Software Quality Journal

, Volume 14, Issue 3, pp 261–282

Concise and consistent naming

Article

DOI: 10.1007/s11219-006-9219-1

Cite this article as:
Deissenboeck, F. & Pizka, M. Software Qual J (2006) 14: 261. doi:10.1007/s11219-006-9219-1

Abstract

Approximately 70% of the source code of a software system consists of identifiers. Hence, the names chosen as identifiers are of paramount importance for the readability of computer programs and therewith their comprehensibility. However, virtually every programming language allows programmers to use almost arbitrary sequences of characters as identifiers which far too often results in more or less meaningless or even misleading naming. Coding style guides somehow address this problem but are usually limited to general and hard to enforce rules like “identifiers should be self-describing”. This paper renders adequate identifier naming far more precisely. A formal model, based on bijective mappings between concepts and names, provides a solid foundation for the definition of precise rules for concise and consistent naming. The enforcement of these rules is supported by a tool that incrementally builds and maintains a complete identifier dictionary while the system is being developed. The identifier dictionary explains the language used in the software system, aids in consistent naming, and supports programmers by proposing suitable names depending on the current context.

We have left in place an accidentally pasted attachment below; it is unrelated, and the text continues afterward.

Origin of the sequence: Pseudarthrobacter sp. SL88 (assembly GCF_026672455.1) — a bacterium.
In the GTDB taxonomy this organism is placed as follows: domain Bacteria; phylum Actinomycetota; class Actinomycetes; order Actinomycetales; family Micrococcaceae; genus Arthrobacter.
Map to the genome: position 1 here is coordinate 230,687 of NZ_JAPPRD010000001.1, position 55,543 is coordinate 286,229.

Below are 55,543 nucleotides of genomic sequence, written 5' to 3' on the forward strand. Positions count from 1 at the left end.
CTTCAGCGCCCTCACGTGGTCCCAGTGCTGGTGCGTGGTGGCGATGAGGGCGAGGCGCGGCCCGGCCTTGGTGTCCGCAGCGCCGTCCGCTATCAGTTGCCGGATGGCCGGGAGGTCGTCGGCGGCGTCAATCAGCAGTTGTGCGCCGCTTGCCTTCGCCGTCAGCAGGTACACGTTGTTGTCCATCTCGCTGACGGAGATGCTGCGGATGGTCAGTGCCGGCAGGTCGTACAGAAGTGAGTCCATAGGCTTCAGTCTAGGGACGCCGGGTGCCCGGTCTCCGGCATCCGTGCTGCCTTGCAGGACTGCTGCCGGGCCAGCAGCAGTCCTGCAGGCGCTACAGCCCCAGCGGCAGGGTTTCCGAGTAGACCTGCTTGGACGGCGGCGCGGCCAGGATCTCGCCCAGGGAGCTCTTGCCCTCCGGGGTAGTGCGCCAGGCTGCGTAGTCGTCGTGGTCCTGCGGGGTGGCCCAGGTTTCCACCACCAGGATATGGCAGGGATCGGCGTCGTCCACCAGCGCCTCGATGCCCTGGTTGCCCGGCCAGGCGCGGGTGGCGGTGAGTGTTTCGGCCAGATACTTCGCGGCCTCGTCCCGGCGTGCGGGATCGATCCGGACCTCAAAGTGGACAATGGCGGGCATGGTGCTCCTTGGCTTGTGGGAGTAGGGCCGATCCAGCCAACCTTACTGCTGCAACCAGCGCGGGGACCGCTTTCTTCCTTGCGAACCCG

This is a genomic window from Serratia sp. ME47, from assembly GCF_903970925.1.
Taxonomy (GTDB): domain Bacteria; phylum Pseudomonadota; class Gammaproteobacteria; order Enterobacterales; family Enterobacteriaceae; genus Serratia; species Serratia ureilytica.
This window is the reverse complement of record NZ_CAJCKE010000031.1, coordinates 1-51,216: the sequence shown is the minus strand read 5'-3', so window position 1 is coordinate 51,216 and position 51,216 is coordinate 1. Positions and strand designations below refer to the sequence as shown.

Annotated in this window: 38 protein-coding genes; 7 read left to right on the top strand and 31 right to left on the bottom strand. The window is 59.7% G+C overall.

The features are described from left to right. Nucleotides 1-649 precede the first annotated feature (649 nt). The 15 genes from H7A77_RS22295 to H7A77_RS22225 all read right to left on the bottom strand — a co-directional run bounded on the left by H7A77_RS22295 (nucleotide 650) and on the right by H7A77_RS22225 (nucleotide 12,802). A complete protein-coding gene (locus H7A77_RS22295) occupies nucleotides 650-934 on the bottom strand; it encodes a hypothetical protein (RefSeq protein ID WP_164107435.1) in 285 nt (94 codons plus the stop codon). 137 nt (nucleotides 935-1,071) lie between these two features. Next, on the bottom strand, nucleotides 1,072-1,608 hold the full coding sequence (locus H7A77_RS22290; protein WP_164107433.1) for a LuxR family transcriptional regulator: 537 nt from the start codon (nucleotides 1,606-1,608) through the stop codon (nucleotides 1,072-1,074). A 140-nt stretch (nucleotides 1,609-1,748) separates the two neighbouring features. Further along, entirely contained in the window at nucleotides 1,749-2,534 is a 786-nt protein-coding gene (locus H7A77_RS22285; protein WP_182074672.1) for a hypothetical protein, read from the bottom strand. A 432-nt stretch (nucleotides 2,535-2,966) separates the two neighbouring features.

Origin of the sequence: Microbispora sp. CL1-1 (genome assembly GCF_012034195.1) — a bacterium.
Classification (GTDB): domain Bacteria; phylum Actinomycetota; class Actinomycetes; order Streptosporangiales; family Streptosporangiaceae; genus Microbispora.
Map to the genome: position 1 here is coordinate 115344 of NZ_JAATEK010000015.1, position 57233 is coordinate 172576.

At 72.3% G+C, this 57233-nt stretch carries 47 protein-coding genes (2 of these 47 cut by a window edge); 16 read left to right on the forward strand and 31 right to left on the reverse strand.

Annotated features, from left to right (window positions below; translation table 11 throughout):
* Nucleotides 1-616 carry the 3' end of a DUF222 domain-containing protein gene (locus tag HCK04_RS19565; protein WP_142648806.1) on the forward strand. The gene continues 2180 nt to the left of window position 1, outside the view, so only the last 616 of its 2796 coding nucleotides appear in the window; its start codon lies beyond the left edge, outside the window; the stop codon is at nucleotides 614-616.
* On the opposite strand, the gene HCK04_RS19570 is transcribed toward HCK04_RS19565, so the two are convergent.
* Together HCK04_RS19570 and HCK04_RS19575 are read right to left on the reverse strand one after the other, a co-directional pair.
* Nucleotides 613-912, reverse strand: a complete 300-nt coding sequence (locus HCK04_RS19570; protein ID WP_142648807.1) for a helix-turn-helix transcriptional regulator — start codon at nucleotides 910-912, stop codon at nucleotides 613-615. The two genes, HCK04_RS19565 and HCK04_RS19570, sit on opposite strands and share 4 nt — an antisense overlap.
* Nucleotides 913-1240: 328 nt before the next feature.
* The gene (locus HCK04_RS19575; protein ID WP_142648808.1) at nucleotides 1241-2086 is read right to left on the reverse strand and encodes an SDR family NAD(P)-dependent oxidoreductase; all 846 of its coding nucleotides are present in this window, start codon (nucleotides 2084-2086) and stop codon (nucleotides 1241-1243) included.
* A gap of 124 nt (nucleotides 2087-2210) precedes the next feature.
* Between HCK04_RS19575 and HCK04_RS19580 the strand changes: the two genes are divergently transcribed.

Copyright information

© Springer Science + Business Media, LLC 2006

Authors and Affiliations

  1. 1.Institut für Informatik, Technische Universität MünchenGarching b. MünchenGermany